Kim Jong-un’s “New” Car Sends Clever Soft Power Signal to His New Partners For Peace

In a recent photo-montage of DPRK Leader Kim Jong-un’s recent visit to a farm in Sindo County that was first broadcast on domestic television, the head of state was photographed in the back seat of a compact Russian Lada car – a far cry from the large, ultra-modern Mercedes-Benz limousine that Kim has been chauffeured in during recent talks with both South Korean President Moon Jae-in and US President Donald Trump.

While the humble Lada known more for its durability and low-cost than anything approximating luxury is an unusual car for any head of state, the message Kim sent to the world by getting in the back of the Lada was very clear.



While the US has promised to ease sanctions on the DPRK once the de-nuclearisation process is complete, Washington officials have made it clear that no sanctions relief will come in the interim period in spite of the signs of good will which seemed apparent when Trump and Kim met face to face last month in Singapore.

While Russia and China have made their positions clear that they feel it is perfectly reasonable to begin a gradual sanctions relief process now, as was fully expected, the US is waiting to have the final say in the matter and crucially can is UN Security Council veto to bolster its position. In spite of this, it nevertheless seems as though a global lifting of sanctions on the DPRK is now a matter of ‘when’ rather than ‘if’.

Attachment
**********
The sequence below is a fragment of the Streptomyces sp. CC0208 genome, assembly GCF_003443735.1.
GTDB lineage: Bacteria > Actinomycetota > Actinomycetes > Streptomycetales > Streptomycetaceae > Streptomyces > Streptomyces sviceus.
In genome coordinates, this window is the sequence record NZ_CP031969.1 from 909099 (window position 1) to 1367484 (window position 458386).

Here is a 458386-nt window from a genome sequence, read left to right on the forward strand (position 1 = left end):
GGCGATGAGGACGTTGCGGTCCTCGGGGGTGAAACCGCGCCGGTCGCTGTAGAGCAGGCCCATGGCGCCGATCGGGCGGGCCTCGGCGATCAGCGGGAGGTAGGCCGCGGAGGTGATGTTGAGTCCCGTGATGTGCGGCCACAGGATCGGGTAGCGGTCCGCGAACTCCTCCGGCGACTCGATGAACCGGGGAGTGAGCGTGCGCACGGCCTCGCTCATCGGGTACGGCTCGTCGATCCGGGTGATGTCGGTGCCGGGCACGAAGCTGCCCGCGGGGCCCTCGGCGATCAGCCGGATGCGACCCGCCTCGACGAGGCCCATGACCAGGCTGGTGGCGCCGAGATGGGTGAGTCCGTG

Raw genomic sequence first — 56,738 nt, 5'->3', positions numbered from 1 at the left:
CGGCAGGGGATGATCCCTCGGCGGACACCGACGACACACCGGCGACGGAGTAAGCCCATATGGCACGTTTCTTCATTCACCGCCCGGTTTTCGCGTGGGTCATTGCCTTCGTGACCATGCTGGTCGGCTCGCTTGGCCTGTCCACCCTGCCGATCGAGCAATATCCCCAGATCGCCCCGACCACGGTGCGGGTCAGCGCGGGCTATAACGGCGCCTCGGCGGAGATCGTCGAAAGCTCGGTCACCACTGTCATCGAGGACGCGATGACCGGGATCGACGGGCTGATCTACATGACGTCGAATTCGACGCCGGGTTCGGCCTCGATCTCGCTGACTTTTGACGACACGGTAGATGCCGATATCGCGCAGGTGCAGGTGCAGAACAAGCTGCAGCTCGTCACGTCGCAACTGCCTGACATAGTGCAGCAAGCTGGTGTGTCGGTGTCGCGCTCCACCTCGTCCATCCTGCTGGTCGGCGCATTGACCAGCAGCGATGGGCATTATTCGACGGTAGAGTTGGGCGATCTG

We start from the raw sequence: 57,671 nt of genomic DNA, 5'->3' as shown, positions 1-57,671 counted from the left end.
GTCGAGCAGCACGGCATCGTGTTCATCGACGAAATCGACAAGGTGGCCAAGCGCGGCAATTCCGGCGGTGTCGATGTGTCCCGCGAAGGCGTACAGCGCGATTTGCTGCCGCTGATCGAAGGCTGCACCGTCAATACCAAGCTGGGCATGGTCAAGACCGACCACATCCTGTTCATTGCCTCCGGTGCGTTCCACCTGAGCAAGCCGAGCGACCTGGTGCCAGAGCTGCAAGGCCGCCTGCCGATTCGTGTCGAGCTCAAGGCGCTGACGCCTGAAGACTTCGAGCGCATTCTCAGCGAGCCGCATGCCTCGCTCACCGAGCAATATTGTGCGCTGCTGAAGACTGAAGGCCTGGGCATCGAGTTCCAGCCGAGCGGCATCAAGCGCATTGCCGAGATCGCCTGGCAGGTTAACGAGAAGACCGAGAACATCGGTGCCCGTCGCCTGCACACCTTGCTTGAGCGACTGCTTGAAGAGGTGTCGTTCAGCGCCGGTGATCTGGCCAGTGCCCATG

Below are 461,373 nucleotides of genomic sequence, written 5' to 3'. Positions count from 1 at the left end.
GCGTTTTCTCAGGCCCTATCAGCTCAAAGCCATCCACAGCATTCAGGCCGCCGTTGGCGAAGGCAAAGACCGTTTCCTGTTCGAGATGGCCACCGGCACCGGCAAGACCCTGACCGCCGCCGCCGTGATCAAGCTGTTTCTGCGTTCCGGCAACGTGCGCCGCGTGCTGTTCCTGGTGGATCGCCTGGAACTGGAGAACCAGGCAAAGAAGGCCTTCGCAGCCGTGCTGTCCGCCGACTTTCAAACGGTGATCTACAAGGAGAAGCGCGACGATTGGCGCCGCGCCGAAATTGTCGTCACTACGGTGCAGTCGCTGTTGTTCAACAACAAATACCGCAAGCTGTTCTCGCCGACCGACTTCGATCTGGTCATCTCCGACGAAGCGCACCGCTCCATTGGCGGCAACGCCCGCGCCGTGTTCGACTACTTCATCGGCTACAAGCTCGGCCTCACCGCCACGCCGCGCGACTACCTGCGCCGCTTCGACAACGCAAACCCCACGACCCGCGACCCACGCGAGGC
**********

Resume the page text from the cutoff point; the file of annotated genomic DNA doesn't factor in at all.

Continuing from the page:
While the prospect of opening the DPRK economy to the wider world was a clear motivation behind Pyongyang’s recent instigation of the current peace process. The country nevertheless remains proud of its ability to operate and continue to reform and modernise a functional socialist economy without the kinds of investment from the outside world that other countries have sought and received.



When contrasted with the nadir of the DPRK’s economic standing in the 1990s, Kim Jong-un’s time in power has seen the largely successful implementation domestic economic reforms which indicate Kim’s inclination for a version of China’s market socialist system with Korean characteristics. Likewise, the era of Kim Jong-un has seen a marked growth in the DPRK’s economy in spite of general geo-economic isolation. Likewise, the building of new infrastructure, particularly in Pyongyang has generally been seen as one of the most visible successes of the Kim Jong-un era thus far.

While the DPRK can clearly benefit from both fresh inward investment and new interconnectivity initiatives with its neighbours, the country also refuses to hide its record of recent economic success in spite of seemingly insurmountable odds.

It is for this reason that Kim was photographed getting into and riding in the back of a quintessentially socialist ‘every man’s car’ at a time when the DPRK may be on the verge of new economic avenues which could eventually make old Lada vehicles a thing of the past.



In this sense, Kim’s choice of ride was a symbolic statement that could be read as: ‘We’re on the verge of a new era of peace through prosperity but even if we were not, we can still get by with what we have’. This statement in no way seeks to undermine the potential for a new era in the DPRK, but nevertheless is an important signal that far from surrendering the socialist roots and traditions of Kim Il-Sung, the DPRK like China before it simply planning on building upon its history by embracing reforms that are in-line with its deeply cherished cultural characteristics.



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